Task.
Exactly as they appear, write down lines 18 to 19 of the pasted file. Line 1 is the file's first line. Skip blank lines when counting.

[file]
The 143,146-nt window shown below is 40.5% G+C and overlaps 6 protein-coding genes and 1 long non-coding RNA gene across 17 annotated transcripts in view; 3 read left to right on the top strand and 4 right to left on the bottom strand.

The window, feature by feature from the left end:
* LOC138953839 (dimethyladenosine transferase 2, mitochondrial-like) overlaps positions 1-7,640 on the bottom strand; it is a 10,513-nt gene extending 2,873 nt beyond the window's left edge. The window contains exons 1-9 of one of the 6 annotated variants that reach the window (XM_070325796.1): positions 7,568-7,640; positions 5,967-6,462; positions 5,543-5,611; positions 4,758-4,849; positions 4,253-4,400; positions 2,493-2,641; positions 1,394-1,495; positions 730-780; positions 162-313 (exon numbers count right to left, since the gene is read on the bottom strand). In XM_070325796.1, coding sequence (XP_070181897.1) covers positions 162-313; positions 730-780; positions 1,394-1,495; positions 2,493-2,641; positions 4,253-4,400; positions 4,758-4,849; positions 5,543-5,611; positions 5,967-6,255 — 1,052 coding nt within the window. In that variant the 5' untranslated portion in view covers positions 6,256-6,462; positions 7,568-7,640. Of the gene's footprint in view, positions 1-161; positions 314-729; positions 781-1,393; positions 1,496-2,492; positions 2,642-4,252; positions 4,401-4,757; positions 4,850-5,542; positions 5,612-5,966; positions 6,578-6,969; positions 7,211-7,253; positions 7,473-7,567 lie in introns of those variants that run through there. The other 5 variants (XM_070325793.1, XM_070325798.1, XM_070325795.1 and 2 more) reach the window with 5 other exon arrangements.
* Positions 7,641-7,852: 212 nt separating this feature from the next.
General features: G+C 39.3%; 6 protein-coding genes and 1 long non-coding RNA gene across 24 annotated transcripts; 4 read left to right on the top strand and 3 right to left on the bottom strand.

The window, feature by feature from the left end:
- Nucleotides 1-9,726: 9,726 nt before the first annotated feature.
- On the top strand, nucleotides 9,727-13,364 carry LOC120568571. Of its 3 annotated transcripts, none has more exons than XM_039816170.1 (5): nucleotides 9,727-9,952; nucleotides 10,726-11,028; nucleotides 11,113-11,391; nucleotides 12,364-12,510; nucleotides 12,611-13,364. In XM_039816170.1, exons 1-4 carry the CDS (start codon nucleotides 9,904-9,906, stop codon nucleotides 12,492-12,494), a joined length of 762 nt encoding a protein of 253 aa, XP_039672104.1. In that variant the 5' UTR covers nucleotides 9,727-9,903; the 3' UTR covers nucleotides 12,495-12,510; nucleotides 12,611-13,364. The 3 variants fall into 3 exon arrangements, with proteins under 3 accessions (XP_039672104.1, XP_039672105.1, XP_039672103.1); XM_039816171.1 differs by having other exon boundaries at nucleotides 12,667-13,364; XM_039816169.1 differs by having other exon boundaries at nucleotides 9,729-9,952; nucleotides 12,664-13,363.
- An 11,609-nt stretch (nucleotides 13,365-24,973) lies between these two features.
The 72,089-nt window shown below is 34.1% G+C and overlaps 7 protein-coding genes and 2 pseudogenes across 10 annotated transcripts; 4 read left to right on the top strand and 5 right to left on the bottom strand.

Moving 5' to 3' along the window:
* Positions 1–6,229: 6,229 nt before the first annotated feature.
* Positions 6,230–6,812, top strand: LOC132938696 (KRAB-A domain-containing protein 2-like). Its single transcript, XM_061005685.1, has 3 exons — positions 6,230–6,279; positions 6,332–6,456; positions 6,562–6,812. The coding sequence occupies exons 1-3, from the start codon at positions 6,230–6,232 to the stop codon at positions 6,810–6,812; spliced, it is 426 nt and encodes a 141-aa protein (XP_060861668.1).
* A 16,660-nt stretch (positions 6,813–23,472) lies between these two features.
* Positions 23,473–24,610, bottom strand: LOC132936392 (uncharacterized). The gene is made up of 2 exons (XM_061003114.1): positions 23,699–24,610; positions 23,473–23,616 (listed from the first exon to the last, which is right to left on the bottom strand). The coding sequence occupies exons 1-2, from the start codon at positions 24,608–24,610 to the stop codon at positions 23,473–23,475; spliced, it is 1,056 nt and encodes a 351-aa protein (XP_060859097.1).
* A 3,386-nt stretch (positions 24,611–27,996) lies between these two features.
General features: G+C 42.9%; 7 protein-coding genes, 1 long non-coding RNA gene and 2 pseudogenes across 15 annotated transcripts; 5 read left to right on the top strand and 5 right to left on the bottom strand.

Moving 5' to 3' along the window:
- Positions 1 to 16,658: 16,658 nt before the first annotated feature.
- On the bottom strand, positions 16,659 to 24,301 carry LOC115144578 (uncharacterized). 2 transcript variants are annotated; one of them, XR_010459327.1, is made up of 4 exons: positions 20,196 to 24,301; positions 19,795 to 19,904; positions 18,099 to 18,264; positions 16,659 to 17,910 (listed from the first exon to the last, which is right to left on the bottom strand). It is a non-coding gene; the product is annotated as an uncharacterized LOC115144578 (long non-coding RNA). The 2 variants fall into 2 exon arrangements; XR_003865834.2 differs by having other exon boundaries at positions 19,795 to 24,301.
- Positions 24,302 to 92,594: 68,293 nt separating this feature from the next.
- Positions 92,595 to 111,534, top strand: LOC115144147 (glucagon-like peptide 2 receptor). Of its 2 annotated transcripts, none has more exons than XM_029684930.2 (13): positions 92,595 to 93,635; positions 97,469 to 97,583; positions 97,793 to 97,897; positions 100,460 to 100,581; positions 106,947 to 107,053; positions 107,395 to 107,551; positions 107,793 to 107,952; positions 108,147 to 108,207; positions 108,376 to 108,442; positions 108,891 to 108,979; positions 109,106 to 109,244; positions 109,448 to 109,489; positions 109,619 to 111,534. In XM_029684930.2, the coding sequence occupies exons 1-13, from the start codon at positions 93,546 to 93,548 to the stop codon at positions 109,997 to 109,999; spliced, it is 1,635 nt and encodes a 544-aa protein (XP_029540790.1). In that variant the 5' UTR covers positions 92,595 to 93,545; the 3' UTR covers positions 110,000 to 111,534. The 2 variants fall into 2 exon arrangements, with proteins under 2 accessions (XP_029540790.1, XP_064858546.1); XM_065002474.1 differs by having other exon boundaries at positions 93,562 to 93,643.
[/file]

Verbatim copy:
Moving 5' to 3' along the window:
- Positions 1 to 16,658: 16,658 nt before the first annotated feature.